The Lorry Lawyer: DWF keeping you moving forward

Fees for intervention

Subject to parliamentary approval, from 1 October 2012 businesses will incur a new cost if the Health and Safety Executive (HSE) discovers that there has been a material breach of health and safety laws. Vikki Woodfine and Joanne Witheford at DWF look at what this regime will involve, how it will affect hauliers and how best to prepare for it.

Moving forward, if the HSE takes the decision to notify a business in writing that a material safety breach has occurred, the business will be charged for HSE’s time spent identifying and investigating the breach and assisting the dutyholder to put things right. The new scheme, which is called ‘fees for intervention’ (FFI), is one of the biggest changes to the health and safety landscape in recent years and all businesses should prepare in advance for how FFI might affect them.

FFI is triggered when, in the opinion of a HSE Inspector, there is or has been a material breach of health and safety law that requires the HSE to issue notice in writing of that opinion to the dutyholder. From this point, a business will become liable for the HSE’s costs until it has corrected the issues with the support of the HSE.

How does it affect you? “The need for Safe drivers, Safe site, Safe vehicles…”

The HSE’s guidance to the scheme sets out that “every year, a significant number of people are killed or suffer significant injuries from being run over or having vehicles overturned on them in poorly planned or managed transport systems in workplaces. The key to safe transport is ensuring safe drivers, safe site and safe vehicles”.

There should be little doubt that the transport sector will feel the effects of FFI when it comes into force. Additionally, while self-employed persons who put only themselves at risk with their work are exempted from the scheme, because a driver’s work inherently involves risk to other road users, it would be very unlikely that any self-employed drivers would be excused from FFI.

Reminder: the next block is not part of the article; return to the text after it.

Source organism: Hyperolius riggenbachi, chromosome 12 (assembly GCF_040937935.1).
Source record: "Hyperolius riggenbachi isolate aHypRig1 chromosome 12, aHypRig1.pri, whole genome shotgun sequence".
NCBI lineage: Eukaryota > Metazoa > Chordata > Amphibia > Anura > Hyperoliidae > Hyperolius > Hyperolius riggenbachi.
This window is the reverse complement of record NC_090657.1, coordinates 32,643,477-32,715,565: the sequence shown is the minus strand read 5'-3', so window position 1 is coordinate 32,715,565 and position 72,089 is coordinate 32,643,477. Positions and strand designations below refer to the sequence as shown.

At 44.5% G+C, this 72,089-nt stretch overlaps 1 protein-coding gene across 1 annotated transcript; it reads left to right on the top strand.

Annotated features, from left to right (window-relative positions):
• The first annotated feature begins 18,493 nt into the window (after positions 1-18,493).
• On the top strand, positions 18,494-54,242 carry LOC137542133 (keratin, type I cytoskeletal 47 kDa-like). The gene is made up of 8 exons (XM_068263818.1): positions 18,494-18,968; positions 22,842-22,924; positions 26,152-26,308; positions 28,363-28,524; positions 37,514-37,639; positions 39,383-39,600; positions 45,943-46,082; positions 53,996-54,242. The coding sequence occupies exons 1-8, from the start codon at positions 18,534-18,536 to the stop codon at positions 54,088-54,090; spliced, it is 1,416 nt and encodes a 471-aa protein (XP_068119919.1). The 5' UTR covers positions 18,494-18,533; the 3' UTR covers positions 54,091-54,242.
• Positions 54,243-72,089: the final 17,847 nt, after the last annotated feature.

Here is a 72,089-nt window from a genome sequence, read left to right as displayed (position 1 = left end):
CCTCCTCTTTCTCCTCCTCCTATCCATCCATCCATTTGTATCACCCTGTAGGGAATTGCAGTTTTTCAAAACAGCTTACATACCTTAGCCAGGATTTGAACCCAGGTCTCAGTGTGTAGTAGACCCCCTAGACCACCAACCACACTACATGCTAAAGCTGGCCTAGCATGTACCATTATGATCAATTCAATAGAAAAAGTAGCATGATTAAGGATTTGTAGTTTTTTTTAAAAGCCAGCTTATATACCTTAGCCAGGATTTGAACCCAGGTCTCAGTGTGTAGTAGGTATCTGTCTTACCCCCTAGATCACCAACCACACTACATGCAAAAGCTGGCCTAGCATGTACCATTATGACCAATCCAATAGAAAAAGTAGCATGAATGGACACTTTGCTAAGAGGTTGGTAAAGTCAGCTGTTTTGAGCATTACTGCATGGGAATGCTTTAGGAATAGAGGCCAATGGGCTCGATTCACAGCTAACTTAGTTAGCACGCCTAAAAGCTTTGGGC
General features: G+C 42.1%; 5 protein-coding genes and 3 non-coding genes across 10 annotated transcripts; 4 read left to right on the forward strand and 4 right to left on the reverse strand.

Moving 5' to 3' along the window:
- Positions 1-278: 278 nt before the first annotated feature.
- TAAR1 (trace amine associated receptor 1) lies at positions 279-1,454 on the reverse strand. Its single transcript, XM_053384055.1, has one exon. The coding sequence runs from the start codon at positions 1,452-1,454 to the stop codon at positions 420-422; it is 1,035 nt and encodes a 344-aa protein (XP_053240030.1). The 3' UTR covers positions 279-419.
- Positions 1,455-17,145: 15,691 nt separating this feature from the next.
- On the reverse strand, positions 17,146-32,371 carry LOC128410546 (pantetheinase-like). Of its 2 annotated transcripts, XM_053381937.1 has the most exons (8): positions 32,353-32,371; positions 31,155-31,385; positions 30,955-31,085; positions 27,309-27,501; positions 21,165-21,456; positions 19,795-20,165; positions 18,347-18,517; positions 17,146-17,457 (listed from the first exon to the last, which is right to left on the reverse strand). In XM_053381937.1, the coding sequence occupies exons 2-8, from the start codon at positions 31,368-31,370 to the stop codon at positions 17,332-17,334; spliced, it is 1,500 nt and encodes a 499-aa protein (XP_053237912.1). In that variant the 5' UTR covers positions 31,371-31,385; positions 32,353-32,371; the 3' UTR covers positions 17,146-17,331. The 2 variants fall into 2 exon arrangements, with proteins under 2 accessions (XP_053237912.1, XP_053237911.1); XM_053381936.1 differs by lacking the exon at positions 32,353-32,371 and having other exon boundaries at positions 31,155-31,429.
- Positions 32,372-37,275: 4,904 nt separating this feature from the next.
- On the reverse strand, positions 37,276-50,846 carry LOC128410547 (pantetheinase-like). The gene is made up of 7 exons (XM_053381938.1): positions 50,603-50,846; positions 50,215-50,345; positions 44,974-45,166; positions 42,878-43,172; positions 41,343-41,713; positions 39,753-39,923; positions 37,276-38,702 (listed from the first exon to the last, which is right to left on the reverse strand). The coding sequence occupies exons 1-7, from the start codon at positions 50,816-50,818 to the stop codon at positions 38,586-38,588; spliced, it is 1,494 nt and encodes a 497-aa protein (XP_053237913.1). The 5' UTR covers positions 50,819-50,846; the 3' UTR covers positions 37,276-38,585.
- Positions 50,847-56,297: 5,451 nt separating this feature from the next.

The following are examples of health and safety breaches that the HSE have warned are likely to trigger FFI:

  • Not ensuring a safe site, for example poorly defined traffic routes, obstruction of aisle ways or roadways, poor lighting, uneven surfaces and no separation of pedestrians from vehicles where this is reasonably practicable
  • Not providing safe vehicles, for example defective steering, brakes, mirrors, lights, and no reversing aids where required, and
  • Not ensuring safe drivers, for example fork-lift truck drivers who are neither trained nor competent.

From the moment FFI is triggered, every minute of time that the HSE spend on a matter becomes chargeable to a business at a rate of £124 per hour. The time that is chargeable will include anything from time spent visiting yards or checking vehicles, to time spent drafting letters, making phone calls or engaging experts to assist with investigations. What is more, if the HSE does engage a third party, for example an engineer to inspect vehicles or a tachograph analysis bureau to advise on drivers’ hours, the dutyholder will be charged the full extent of those third party’s fees, not limited to £124 p/h. These fees could run into thousands of pounds and yet business would have no control over the time or expenses incurred by the HSE and would only discover the extent of their liability once they receive the HSE’s invoice.